Quarter Gunner John Davis is reportedly the second man awarded the Medal of Honor.  This was for his heroic service in the Union Navy during the Civil War.  On February 10, 1862, he was serving aboard the USS VALLEY CITY when the ship engaged in action against Confederate fort batteries and ships off Elizabeth City, North Carolina.  A cannonball struck the VALLEY CITY which passed through its side and exploded inside the ship.  The explosion shattered bulkheads that screened the power magazine area and a fire started near the ship’s magazine.  In the midst of the wreckage sat an open barrel of highly explosive black powder.  Davis noticed that flames were advancing toward the barrel and having no other item to seal the top of the barrel, without concern for his personal safety he sat on top of the open barrel thus sealing it off from the sparks and preventing an explosion.  When a superior officer arrived to help suppress the fire he found Davis coolly perched on the keg while continuing to pass powder to the decks above.  Numerous sparks caught Davis’ clothing on fire and although severely burned he did not leave his perch until his shipmates succeeded in extinguishing the flames.  Recognizing his heroic act, the Secretary of the Navy appointed Davis to the rank of Acting-Gunner, raising his salary from $300 to $1,000 per year.  Citizens of New York, admiring Davis, raised and presented to him $1,100.  By an Act of Congress in 1861 and signed by President Lincoln, the Medal of Honor was established to “promote efficiency in the Navy” and to recognize men who distinguished themselves by their gallantry in action or “other seaman like qualities.”  The Medal of Honor presented to Davis is inscribed, “Personal Valor – John Davis, Gunner’s Mate, USS Valley City, Albemarle Sound, February 10, 1862.”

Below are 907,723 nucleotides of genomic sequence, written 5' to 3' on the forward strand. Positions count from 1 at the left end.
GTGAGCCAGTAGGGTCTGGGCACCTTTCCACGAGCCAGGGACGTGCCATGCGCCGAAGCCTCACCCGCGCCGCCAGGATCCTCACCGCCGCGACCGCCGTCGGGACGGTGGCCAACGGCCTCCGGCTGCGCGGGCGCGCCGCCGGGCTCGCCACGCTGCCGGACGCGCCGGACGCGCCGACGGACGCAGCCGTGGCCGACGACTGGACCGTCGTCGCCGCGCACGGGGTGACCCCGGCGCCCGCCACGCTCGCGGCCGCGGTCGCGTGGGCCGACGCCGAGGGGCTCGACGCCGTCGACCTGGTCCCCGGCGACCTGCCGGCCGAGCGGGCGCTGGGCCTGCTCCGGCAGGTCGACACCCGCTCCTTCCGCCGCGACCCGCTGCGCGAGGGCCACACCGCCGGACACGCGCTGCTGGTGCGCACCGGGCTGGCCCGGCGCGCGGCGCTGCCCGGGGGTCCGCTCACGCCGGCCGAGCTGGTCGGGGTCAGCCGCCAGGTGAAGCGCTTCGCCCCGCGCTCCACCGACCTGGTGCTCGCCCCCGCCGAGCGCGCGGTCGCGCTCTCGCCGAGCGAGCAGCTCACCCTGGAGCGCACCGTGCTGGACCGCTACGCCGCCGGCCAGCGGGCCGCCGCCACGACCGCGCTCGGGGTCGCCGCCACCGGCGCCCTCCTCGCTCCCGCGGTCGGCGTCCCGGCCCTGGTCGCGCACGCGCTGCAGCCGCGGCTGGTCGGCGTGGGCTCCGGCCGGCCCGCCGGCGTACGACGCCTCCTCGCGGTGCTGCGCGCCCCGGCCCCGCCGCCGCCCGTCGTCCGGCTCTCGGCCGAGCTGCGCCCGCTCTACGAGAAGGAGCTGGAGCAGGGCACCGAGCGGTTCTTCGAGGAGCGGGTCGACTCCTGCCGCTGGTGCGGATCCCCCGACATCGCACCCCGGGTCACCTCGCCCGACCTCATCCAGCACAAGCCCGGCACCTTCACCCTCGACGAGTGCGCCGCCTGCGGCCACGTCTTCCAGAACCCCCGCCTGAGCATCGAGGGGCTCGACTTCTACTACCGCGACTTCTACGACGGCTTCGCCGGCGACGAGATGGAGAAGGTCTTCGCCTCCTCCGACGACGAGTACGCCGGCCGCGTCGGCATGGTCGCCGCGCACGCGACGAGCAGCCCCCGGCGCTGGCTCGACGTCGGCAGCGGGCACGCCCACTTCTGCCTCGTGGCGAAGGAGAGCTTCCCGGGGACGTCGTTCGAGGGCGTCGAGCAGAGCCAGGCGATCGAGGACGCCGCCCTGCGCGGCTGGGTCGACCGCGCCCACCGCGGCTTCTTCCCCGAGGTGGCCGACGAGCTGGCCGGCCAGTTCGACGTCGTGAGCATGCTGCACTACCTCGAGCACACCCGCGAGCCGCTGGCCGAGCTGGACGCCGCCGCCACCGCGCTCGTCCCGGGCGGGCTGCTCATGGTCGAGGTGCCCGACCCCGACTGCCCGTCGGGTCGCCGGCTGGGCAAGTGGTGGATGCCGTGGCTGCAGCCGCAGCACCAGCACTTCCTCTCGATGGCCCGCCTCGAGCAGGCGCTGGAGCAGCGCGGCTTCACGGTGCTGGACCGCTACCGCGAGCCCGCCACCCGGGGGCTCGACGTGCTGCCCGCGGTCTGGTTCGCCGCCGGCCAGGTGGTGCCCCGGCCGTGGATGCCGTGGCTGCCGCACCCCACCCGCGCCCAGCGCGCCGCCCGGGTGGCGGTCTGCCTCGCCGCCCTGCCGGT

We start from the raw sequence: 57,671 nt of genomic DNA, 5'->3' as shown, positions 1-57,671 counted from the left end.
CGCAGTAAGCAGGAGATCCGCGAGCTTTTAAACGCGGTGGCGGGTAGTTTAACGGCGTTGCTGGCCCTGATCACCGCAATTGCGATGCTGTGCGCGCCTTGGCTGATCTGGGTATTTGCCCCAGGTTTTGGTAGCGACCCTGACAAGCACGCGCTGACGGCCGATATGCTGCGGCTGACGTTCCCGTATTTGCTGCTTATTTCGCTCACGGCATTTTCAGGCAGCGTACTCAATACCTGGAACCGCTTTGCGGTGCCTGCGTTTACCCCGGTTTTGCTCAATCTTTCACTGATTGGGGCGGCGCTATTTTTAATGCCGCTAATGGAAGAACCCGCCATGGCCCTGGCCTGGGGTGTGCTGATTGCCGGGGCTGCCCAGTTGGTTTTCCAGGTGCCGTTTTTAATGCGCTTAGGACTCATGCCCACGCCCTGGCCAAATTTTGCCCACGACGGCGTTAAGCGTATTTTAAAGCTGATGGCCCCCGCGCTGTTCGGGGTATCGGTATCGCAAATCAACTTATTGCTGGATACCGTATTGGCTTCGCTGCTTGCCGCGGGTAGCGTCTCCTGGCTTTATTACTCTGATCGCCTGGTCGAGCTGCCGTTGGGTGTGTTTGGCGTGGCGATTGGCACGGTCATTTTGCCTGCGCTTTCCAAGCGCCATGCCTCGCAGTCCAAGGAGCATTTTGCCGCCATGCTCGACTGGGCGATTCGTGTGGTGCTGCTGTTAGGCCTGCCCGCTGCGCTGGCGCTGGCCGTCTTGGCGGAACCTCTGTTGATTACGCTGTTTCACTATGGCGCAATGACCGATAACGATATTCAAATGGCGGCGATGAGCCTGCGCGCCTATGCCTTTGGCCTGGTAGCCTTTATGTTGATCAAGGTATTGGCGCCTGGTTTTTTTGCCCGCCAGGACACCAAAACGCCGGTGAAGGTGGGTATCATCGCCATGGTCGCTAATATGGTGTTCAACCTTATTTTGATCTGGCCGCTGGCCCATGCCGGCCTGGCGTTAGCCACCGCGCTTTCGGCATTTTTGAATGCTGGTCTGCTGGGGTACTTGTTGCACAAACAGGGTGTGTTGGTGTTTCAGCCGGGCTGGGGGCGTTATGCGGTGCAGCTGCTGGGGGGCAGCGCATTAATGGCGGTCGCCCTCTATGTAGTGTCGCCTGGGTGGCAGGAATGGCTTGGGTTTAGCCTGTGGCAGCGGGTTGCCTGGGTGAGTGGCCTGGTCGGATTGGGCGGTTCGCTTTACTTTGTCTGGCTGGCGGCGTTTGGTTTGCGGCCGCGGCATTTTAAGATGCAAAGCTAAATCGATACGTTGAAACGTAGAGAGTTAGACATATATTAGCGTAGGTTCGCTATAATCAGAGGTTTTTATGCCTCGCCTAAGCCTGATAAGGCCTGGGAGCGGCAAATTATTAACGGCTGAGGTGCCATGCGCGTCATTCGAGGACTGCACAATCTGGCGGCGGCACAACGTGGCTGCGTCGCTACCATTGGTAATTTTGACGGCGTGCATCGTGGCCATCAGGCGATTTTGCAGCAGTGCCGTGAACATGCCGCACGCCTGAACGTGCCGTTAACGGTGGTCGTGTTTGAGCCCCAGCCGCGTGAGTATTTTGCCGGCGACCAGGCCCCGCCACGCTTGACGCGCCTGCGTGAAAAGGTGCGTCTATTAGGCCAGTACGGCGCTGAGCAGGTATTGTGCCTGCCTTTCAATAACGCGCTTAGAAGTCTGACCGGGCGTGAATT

The President of the United States of America, in the name of Congress, takes pleasure in presenting the Medal of Honor to Quarter Gunner John Davis, United States Navy, for extraordinary heroism in action on board the USS VALLEY CITY during action against rebel fort batteries and ships off Elizabeth City, North Carolina, on 10 February 1862.  When a shell from the shore penetrated the side and passed through the magazine, exploding outside the screen on the berth deck, several powder division protecting bulkheads were torn to pieces and the forward part of the berth deck set on fire.  Showing great presence of mind, Quarter Gunner Davis courageously covered a barrel of powder with his own body and prevented an explosion, while at the same time passing powder to provide the division on the upper deck while under fierce enemy fire.


Little personal information concerning Davis has been preserved.  Some accounts report he was born in Finland whereas others report he was born in Cedarville, New Jersey, joined the Union Navy from that state and died at the New York City Naval Hospital in November 1863.  His burial location remains unknown.


Submitted by CDR Roy A. Mosteller, USNR (Ret)